// many lines of code

}, 0); // <- where does this '0' belong to?
Answer

I prefer to use named functions. Named functions show by name on all debuggers (air, firebug, IE).

Example:

Notice that you can also have inline named functions like

{
    method: function obj_method(){}
}

This way, when you look at the stack trace, you'll see function obj_method instead of anonymous.

Were you asking about when to inline a function rather than declare it? When it makes sense in the code. If you need it from two different places, it can't be inline. Sometimes inline make the code easier to read, sometimes harder.

Answer

I tend towards named functions as well. Anonymous function refs are quick, but should only be used for simple stuff. My rule of thumb is that if the function is more than 2 lines of code, it probably belongs in it's own definition.

This is complicated by most example code making use of Anonymous functions. But the samples are usually very simplistic. The method falls apart as things get more complicated. I've seen function refs nested in function refs as the developer realized that more callbacks were needed in subsequent steps. Instead of this tree based logic, I prefer the organization of isolated functions.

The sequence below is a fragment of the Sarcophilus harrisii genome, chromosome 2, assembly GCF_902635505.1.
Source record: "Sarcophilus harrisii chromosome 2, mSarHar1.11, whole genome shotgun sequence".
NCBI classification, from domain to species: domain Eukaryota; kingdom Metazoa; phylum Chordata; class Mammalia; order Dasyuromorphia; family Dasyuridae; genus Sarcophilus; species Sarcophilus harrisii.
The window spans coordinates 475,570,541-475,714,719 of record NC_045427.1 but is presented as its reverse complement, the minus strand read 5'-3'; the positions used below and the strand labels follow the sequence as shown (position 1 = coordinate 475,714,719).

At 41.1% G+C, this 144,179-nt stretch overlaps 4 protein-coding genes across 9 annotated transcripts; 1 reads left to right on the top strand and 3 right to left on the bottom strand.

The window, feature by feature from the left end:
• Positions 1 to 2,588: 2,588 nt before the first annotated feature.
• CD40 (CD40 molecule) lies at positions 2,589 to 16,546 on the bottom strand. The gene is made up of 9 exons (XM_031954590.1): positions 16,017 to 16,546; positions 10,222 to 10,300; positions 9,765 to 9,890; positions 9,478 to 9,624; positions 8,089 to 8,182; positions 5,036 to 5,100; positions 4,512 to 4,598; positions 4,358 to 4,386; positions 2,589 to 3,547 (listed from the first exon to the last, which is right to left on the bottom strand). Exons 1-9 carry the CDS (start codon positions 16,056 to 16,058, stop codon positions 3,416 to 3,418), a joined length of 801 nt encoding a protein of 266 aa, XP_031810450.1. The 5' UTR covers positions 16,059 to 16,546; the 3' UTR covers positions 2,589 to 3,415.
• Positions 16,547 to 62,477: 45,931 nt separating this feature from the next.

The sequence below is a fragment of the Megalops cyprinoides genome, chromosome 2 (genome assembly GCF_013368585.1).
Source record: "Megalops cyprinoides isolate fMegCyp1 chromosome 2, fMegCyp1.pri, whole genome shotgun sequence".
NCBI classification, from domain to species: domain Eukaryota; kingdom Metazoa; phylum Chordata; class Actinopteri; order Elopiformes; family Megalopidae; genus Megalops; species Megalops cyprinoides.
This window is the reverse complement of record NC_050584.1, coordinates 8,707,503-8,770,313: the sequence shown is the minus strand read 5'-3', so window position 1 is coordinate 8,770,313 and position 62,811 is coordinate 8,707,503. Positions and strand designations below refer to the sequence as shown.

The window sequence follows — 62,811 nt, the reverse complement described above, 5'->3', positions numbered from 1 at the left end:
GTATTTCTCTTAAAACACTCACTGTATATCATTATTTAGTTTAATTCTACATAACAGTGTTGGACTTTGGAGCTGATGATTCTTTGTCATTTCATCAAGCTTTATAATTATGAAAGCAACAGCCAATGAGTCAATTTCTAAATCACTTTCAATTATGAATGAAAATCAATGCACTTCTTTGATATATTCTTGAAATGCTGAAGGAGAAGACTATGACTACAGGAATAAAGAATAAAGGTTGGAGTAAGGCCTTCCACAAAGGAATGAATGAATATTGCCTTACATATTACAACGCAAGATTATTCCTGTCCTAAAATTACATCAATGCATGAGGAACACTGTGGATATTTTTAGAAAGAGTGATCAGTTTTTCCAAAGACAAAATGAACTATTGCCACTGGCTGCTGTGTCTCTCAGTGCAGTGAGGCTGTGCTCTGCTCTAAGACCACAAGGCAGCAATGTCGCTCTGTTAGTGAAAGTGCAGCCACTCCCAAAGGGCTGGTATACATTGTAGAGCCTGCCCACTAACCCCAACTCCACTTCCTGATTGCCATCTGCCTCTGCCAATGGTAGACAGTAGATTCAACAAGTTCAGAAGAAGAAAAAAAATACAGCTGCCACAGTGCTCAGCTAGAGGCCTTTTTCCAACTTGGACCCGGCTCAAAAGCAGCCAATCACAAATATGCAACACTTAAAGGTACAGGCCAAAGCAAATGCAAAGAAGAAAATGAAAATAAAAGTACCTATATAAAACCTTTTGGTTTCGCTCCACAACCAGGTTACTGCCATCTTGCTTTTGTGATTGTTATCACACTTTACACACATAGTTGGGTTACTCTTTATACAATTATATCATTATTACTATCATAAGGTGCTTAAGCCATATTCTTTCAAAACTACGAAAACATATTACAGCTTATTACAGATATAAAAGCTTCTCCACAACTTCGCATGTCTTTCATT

And usually end up happy that I can reuse one of the functions I define later.

One important use of an Anonymous Function is when you need to pass scoped data into your function call, but then I usually just wrap my function into the anonymous function.

Named functions are also absolutely necessary if you ever get into Test Driven Development.

Answer

In the example provided, the declaration and use of the function are so close that I think the only difference is readability. I prefer the second example.